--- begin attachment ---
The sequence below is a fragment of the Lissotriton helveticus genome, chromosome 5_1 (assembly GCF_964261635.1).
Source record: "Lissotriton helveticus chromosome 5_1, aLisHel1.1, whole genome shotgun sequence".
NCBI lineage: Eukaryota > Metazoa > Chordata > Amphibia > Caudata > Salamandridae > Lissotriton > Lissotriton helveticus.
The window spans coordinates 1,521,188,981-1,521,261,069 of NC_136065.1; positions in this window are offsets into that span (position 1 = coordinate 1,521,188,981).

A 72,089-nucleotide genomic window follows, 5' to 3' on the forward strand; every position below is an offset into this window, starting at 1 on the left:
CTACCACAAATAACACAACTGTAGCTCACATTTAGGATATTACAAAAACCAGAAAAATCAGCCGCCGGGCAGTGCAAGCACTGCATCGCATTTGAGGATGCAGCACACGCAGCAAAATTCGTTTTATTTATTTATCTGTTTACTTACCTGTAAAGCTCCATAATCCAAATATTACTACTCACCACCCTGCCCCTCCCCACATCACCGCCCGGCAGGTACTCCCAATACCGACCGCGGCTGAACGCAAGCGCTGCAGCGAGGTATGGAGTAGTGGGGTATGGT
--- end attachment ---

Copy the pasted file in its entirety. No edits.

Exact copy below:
The sequence below is a fragment of the Lissotriton helveticus genome, chromosome 5_1 (assembly GCF_964261635.1).
Source record: "Lissotriton helveticus chromosome 5_1, aLisHel1.1, whole genome shotgun sequence".
NCBI lineage: Eukaryota > Metazoa > Chordata > Amphibia > Caudata > Salamandridae > Lissotriton > Lissotriton helveticus.
The window spans coordinates 1,521,188,981-1,521,261,069 of NC_136065.1; positions in this window are offsets into that span (position 1 = coordinate 1,521,188,981).

A 72,089-nucleotide genomic window follows, 5' to 3' on the forward strand; every position below is an offset into this window, starting at 1 on the left:
CTACCACAAATAACACAACTGTAGCTCACATTTAGGATATTACAAAAACCAGAAAAATCAGCCGCCGGGCAGTGCAAGCACTGCATCGCATTTGAGGATGCAGCACACGCAGCAAAATTCGTTTTATTTATTTATCTGTTTACTTACCTGTAAAGCTCCATAATCCAAATATTACTACTCACCACCCTGCCCCTCCCCACATCACCGCCCGGCAGGTACTCCCAATACCGACCGCGGCTGAACGCAAGCGCTGCAGCGAGGTATGGAGTAGTGGGGTATGGT